“Up in the Air” is the third film from writer/director Jason Reitman, and his third film to take leaps of pathos it doesn’t earn. After the cockeyed satiric miss “Thank You for Smoking” and the curdled mass of whimsy known as “Juno,” it’s a delight to report that “Air” is the most matured, grounded film Reitman has attempted to date. However, while polished, the picture is a crude deconstruction of loneliness and the comfort of isolation, forgoing tangents of refreshing dramatic impulse to tinker fruitlessly with cliché and heavy-handed symbolism.
Flying around America on a daily basis, Ryan Bingham (George Clooney) is a corporate hitman, assisting in the termination of doomed employees. On a quest to capture a magic number of air miles, Ryan has his life down to a perfect travel science. When technology threatens to make his personal touch obsolete, Ryan is handed young Natalie (Anna Kendrick, “Twilight”), a determined go-getter who’s never felt the pressure of face-to-face termination. Teaching Natalie the ropes, Ryan is forced to consider his own solitude when a sexual dalliance with Alex (Vera Farmiga), a fellow corporate traveler, turns romantic, leaving him exposed to feelings he’s spent a lifetime suppressing.
There’s a special lived-in quality to “Air” that’s invigorating. Adapted from the novel by Walter Kirn (by Reitman and Sheldon Turner), the film speaks the nuanced language of constant, perk-heavy air travel fluently, constructing a network of faceless airport terminals and business class seats as a makeshift home for Ryan. A man settled completely into a life of movement, Ryan has built himself a towering wall of detachment, counting on his airborne escapades to whisk him away from his soul-flattening job and pathological need for emotional distance. The possible potential dissections of this character are mind-boggling, but Reitman plays the mental rigidity with all the distressing tonality of a Starbucks lobby, making more time for useless visual poetry than for his characters, who are all trapped in one-note pockets of self-awareness befitting a sitcom.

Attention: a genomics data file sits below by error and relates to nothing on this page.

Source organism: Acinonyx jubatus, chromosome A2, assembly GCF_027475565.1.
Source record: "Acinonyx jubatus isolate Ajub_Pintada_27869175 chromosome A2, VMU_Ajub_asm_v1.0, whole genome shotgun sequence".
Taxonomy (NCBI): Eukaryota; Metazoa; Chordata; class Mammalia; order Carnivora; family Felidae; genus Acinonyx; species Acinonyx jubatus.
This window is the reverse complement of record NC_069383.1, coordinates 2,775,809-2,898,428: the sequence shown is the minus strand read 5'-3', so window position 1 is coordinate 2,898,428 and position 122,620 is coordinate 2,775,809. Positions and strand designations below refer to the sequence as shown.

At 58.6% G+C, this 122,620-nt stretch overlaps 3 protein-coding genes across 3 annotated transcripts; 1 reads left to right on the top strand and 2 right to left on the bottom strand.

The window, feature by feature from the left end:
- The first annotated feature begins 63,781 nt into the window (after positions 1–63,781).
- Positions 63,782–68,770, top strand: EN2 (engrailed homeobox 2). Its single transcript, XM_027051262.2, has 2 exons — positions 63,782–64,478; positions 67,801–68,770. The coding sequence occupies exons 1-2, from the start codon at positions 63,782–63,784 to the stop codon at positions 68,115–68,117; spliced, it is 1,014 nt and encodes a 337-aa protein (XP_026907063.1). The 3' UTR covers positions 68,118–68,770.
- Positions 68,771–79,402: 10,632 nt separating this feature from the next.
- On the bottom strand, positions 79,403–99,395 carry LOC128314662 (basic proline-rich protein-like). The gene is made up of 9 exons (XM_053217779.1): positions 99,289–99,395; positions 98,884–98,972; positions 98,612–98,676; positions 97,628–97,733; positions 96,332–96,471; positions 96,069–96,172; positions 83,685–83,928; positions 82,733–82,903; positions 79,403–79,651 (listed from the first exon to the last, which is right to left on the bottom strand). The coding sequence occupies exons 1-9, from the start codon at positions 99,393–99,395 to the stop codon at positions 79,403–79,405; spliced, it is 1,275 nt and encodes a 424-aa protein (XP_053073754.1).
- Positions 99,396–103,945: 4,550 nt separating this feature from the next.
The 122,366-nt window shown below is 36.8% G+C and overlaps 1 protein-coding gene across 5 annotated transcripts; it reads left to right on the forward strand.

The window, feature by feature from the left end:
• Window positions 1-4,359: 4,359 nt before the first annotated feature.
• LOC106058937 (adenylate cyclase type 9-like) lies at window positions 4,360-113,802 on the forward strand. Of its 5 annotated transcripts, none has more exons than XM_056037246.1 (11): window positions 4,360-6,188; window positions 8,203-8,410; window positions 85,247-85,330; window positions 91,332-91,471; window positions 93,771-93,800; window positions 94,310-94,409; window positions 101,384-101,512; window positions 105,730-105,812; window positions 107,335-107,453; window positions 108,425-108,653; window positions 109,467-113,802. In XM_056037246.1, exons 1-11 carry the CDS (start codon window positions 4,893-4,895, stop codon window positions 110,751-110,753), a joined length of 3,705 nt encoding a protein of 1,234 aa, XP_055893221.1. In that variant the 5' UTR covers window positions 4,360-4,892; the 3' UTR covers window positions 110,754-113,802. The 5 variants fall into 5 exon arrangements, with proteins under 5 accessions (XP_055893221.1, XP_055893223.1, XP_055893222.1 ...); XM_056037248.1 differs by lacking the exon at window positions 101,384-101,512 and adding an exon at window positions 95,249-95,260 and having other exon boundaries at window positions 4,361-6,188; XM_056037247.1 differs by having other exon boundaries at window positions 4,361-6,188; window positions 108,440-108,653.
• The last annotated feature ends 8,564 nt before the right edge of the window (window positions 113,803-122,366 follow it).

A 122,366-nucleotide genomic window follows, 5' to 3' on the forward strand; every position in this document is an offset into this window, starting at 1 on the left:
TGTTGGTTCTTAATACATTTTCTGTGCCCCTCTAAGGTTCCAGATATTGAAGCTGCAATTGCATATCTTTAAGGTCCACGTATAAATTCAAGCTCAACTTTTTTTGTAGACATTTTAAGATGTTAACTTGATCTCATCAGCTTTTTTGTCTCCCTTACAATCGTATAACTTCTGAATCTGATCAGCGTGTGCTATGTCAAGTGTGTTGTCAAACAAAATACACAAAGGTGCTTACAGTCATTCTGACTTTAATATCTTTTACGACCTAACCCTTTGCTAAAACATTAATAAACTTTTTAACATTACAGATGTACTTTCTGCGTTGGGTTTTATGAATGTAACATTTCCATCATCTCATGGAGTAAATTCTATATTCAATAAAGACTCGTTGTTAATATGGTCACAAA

“Air” is not a bracing examination of Ryan’s nearly OCD world of airports and relationships, but more a muzak variation on ordinary cinematic themes of self-realization and redemption. Reitman eases into obvious metaphorical bouts (Ryan is eager to become a self-help lecture guru, preaching the virtues of a life lived with minimal baggage) and playful antagonism with a palpable gloss, taking the narrative down disappointingly recognizable roads of conflict while the actors look to break free from the melodramatic bondage.
Clooney is the film’s godsend, turning Ryan into a wounded man caught between the luxury of his traveling routine and the dangers of lasting emotional commitments that extend beyond Alex and into his own estranged family. Clooney astounds here with his ability to summon slight articulations of sorrow and resignation, making Reitman look prepared as the actor develops a rotund characterization with a series of distant looks and wild-eyed frustration. Clooney is paired well with Farmiga, and the two generate white-hot sparks as the anonymous lovers bonding over a shared familiarity of travel tips and hotel room seclusion.
Less effective is Kendrick, here to play green and often overshoots her goal, turning Natalie into a petulant brat instead of the corporate hotfoot needed to shake Ryan out of his comfort zone. The untested actress is out of her league against Clooney and Farmiga, though the script doesn’t do her any favors, rendering Natalie on the boobish side, making her meteoric professional rise hard to swallow.
In the second half of the film, “Air” grows impatient and starts swinging wildly to make a dent on the viewer. What was once aching to be meditative turns heavy-handed, tossing in woefully formulaic roadblocks for Ryan so he can assume an encouraging last stand of self. Though marked by impressive fits of performance might, “Up in the Air” is left gasping for some reassuring bit of realism or bravery to permit a lasting impact. Reitman lacks that special finesse, searching for an extraordinary pitch of melancholy, only to connect incomplete ideas with half-baked execution.